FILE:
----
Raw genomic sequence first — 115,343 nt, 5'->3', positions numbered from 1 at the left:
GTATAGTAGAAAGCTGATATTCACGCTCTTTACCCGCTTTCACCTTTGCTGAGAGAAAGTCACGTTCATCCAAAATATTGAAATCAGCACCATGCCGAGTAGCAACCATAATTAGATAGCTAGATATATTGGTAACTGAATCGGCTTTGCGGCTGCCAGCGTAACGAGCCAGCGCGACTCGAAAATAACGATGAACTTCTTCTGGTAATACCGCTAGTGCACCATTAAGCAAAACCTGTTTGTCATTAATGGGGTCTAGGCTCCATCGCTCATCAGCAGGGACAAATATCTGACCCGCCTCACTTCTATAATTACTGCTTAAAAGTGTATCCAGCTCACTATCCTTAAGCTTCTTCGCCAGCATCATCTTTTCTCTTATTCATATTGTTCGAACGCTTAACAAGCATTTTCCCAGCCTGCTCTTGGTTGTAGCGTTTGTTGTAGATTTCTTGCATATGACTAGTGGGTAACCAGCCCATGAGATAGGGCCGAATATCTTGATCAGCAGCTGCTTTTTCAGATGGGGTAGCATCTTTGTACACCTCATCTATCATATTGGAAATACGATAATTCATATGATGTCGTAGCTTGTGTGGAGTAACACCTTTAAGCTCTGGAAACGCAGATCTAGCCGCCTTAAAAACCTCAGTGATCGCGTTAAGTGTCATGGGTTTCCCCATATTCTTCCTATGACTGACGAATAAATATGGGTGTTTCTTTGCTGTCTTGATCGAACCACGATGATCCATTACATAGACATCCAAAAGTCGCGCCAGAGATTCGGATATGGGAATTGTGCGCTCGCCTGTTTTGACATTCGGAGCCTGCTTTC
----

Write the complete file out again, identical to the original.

Raw genomic sequence first — 115,343 nt, 5'->3', positions numbered from 1 at the left:
GTATAGTAGAAAGCTGATATTCACGCTCTTTACCCGCTTTCACCTTTGCTGAGAGAAAGTCACGTTCATCCAAAATATTGAAATCAGCACCATGCCGAGTAGCAACCATAATTAGATAGCTAGATATATTGGTAACTGAATCGGCTTTGCGGCTGCCAGCGTAACGAGCCAGCGCGACTCGAAAATAACGATGAACTTCTTCTGGTAATACCGCTAGTGCACCATTAAGCAAAACCTGTTTGTCATTAATGGGGTCTAGGCTCCATCGCTCATCAGCAGGGACAAATATCTGACCCGCCTCACTTCTATAATTACTGCTTAAAAGTGTATCCAGCTCACTATCCTTAAGCTTCTTCGCCAGCATCATCTTTTCTCTTATTCATATTGTTCGAACGCTTAACAAGCATTTTCCCAGCCTGCTCTTGGTTGTAGCGTTTGTTGTAGATTTCTTGCATATGACTAGTGGGTAACCAGCCCATGAGATAGGGCCGAATATCTTGATCAGCAGCTGCTTTTTCAGATGGGGTAGCATCTTTGTACACCTCATCTATCATATTGGAAATACGATAATTCATATGATGTCGTAGCTTGTGTGGAGTAACACCTTTAAGCTCTGGAAACGCAGATCTAGCCGCCTTAAAAACCTCAGTGATCGCGTTAAGTGTCATGGGTTTCCCCATATTCTTCCTATGACTGACGAATAAATATGGGTGTTTCTTTGCTGTCTTGATCGAACCACGATGATCCATTACATAGACATCCAAAAGTCGCGCCAGAGATTCGGATATGGGAATTGTGCGCTCGCCTGTTTTGACATTCGGAGCCTGCTTTC